Beverage & Bar Features
Rebecca Creek Distillery Has a Simple Philosophy
Owner: Mike Cameron
Mike Cameron admits when it comes to business models, there aren't many worse than a whiskey distillery. "You couldn't get a bank to loan you a penny by walking in and saying, 'I'm going to make something but first I have to spend all this money and it's going to sit there for a period of time while we pay taxes on it.'
"So we had to come up with a different plan," explains the owner of San Antonio's Rebecca Creek Distillery. "We stuck our necks out in the beginning because we felt confident about the appetite Texas has for craft spirits." As if opening a distillery wasn't risky enough, Cameron and his partner Steve Ison, did it with no experience in the liquor industry.
To lessen the financial risk of producing Rebecca Creek Whiskey, which won't be ready for consumption for months, Cameron and Ison, are repurposing that expensive distilling equipment while they wait.
From Germany with LoveThey're making vodka – but not just any vodka. They're making what they call an ultra-premium vodka named after a giant pink granite exfoliation dome called Enchanted Rock in nearby Fredericksburg.
Part of what puts the "ultra" in Enchanted Rock premium vodka is the Rebecca Creek production process. "Most of the world's vodkas are produced very quickly," says Cameron. "They're made using what's called a ‘stainless steel continuous dripping column.' There's nothing wrong with that. It makes vodka. And it makes it very quickly.
They're making vodka – but not just any vodka.The whole process takes only a couple of hours. We wanted to go back to the old-world German distilling techniques. That means you start with a copper pot still."
The 3,000-liter still at Rebecca Creek was handmade at the Christian Carl factory in Germany before being shipped piece-by-piece to Texas where it was reassembled. "The Carl family has been in the still-making business since 1869. It's all they've ever done," Cameron adds. "Our distiller, Jeff Murphy, gets here very early and works until very late. His days are 14-15 hour runs and that's the difference. That hand-crafted product takes time and during that long distillation day, Jeff is doing separations of different alcohols. You want to take out the undesirable alcohols. That's what we do that a lot of companies just don't bother with."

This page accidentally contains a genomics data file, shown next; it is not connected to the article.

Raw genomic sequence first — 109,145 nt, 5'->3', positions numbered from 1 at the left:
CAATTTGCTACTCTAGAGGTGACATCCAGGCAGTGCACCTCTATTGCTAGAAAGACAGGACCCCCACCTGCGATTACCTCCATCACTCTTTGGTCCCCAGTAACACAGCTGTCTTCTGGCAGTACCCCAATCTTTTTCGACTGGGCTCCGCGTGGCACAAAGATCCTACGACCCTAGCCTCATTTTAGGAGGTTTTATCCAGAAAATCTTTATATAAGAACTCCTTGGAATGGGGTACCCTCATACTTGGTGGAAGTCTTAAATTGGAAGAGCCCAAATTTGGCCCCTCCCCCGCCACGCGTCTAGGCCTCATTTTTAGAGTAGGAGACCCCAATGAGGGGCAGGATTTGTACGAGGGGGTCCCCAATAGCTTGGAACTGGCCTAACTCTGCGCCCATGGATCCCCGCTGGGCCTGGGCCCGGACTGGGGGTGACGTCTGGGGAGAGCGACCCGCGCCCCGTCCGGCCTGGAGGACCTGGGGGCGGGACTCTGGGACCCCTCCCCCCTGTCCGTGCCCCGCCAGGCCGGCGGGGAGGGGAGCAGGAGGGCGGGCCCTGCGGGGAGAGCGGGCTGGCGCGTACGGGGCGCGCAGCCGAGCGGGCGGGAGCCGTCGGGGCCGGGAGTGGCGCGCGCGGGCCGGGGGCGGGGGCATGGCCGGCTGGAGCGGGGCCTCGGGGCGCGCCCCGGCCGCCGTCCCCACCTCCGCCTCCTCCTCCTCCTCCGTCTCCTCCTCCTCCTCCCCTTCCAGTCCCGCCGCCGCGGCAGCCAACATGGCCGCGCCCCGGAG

"We've probably done close to 500 tastings all over the state. We're very aggressive about our promotions. We have a commercial bus that drives around the state. We park in front of liquor stores, bars and restaurants and do promotions. It's that kind of marketing. You have to get out in front of the masses and let them know about your product. But once you do, once they try it, they love it. We've gotten great feedback."
And while Cameron is passionate about his company's vodka, it's clearly the whiskey that's closest to his Texas heart. "To me," he says, "whiskey and Texas just go together.
A Funny Thing Happened on the Way to the Distillery
Bourbon Recipes"Before prohibition in 1918, there were literally hundreds of distilleries in the United States. Most of them went out of business when they couldn't produce spirits anymore. It's a shame because we lost a lot of great recipes that came over from Europe and the rest of the world that are just gone forever now.
"Had prohibition never happened the public would have had so many other choices beyond what we have today. That's kind of the passion behind the movement in craft distilling. The distilled spirits industry is just now recovering from prohibition. There are so many other things you can do beside what's out there today."
Cameron and Ison are on the leading edge of the Texas craft distilling wave, among a handful of entrepreneurs trying to define the Lone Star state versions of bourbon and whiskey.
"We're looking for something that's not too sweet but not as harsh as a Kentucky bourbon," Cameron says. "Something smooth but with character, kind of a hybrid. Not overly sweet, but with a little hint of caramel, maybe some leather notes. Just a full-bodied whiskey you can sip. Just add a couple of ice cubes, and you're good to go."
The partners worked out their recipe in a borrowed distillery in Petaluma, Calif. before installing their still and beginning production.
"We went out there to work out our flavor profile before we had our Texas distillery license," explains Cameron. "We wanted to try a couple of different recipes and some different types of barrels before we started production." What Rebecca Creek is producing today is as close to 100 percent Texan as whiskey can get.
"You can't grow barley in Texas so we had to import that from Canada but everything is made and bottled right here using Hill Country limestone-filtered water. This is fine Texas sipping whiskey we're creating."
Tipsy Sweet Potatoes
Combine sweet potatoes, butter, brown sugar, salt, and whiskey. Spoon into a greased 1-quart casserole. Top with pecans halves or marshmallows. Bake for 20 to 25 minutes until bubbly.
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